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Biological Chemistry

New Target For Malaria Drugs

Revelation of the essential role of a common enzyme in controlling disease transmission could lead to new medications

by Stu Borman
January 6, 2014 | A version of this story appeared in Volume 92, Issue 1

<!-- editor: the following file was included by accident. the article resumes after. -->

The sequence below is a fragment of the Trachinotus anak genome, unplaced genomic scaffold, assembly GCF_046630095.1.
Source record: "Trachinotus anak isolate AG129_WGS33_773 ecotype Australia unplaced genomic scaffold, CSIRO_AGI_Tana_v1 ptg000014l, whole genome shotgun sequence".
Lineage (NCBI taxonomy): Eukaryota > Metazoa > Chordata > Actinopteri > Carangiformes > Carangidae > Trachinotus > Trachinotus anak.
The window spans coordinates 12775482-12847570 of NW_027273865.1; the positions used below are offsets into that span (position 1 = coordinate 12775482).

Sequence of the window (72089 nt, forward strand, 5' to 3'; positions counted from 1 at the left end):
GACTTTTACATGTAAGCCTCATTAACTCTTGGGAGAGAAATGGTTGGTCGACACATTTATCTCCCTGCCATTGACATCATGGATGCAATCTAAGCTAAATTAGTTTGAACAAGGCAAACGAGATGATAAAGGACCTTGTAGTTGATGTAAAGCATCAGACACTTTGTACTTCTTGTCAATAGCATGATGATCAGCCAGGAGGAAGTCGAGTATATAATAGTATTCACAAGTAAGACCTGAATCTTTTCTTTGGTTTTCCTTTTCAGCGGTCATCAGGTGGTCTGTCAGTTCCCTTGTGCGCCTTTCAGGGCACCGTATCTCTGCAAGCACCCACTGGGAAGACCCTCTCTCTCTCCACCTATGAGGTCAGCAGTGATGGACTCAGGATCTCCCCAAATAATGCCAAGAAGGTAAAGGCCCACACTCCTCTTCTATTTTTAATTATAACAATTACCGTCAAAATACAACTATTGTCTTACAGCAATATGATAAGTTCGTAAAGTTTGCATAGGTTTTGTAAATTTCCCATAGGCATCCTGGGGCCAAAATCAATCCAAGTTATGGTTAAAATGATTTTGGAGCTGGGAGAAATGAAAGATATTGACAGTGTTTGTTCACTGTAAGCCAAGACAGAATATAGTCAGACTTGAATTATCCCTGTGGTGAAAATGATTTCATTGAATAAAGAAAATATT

Scientists have discovered that an enzyme common to many life-forms could serve as a new biomolecular target for treating malaria. Novel treatments for the disease—which kills more than 1 million people globally each year—are urgently needed because some Plasmodium parasites that cause malaria have developed resistance to existing drugs. Edward W. Tate of Imperial College London and coworkers used chemical labeling techniques to track how the enzyme N-myristoyltransferase (NMT) adds the fatty acid myristate to a cell membrane protein in the major human malaria parasite P. falciparum, controlling production of a membrane complex essential for mosquito-to-human malaria transmission and long-term infection (Nat. Chem. 2013, DOI: 10.1038/nchem.1830). NMT is present in all eukaryotes, but the study for the first time demonstrates its essential role in this parasite and identifies compounds that potently block its activity. The researchers found that administering NMT inhibitors to malaria-infected mice prevented the animals from developing malaria symptoms and extended their life spans. NMT has many critical substrate proteins, Tate says, “and blocking it may provide a way to prevent long-term disease and transmission, in addition to treating acute malaria.” Tate and his colleagues are working to improve the potency of the inhibitors and believe an optimized version could be ready for clinical trials within four years.


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